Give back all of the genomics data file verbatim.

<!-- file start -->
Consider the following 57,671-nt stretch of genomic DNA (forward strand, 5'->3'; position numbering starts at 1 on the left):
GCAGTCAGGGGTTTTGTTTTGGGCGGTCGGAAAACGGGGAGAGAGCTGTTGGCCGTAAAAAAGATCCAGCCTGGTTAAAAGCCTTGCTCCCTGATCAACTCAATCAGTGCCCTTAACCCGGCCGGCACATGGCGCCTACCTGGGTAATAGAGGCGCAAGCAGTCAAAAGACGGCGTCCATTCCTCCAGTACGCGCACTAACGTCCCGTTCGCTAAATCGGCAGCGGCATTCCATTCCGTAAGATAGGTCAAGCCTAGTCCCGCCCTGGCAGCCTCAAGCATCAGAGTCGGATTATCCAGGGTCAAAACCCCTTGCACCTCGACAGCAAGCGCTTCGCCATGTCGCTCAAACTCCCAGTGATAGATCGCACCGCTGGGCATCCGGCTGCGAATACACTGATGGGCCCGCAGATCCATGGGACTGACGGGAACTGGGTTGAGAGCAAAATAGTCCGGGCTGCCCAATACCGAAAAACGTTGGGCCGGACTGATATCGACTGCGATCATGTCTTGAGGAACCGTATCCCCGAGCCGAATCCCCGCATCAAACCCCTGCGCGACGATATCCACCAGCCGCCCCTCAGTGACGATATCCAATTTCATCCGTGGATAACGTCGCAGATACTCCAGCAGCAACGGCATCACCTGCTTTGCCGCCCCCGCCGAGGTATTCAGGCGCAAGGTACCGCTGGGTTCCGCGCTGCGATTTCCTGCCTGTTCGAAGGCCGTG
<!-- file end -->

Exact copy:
Consider the following 57,671-nt stretch of genomic DNA (forward strand, 5'->3'; position numbering starts at 1 on the left):
GCAGTCAGGGGTTTTGTTTTGGGCGGTCGGAAAACGGGGAGAGAGCTGTTGGCCGTAAAAAAGATCCAGCCTGGTTAAAAGCCTTGCTCCCTGATCAACTCAATCAGTGCCCTTAACCCGGCCGGCACATGGCGCCTACCTGGGTAATAGAGGCGCAAGCAGTCAAAAGACGGCGTCCATTCCTCCAGTACGCGCACTAACGTCCCGTTCGCTAAATCGGCAGCGGCATTCCATTCCGTAAGATAGGTCAAGCCTAGTCCCGCCCTGGCAGCCTCAAGCATCAGAGTCGGATTATCCAGGGTCAAAACCCCTTGCACCTCGACAGCAAGCGCTTCGCCATGTCGCTCAAACTCCCAGTGATAGATCGCACCGCTGGGCATCCGGCTGCGAATACACTGATGGGCCCGCAGATCCATGGGACTGACGGGAACTGGGTTGAGAGCAAAATAGTCCGGGCTGCCCAATACCGAAAAACGTTGGGCCGGACTGATATCGACTGCGATCATGTCTTGAGGAACCGTATCCCCGAGCCGAATCCCCGCATCAAACCCCTGCGCGACGATATCCACCAGCCGCCCCTCAGTGACGATATCCAATTTCATCCGTGGATAACGTCGCAGATACTCCAGCAGCAACGGCATCACCTGCTTTGCCGCCCCCGCCGAGGTATTCAGGCGCAAGGTACCGCTGGGTTCCGCGCTGCGATTTCCTGCCTGTTCGAAGGCCGTG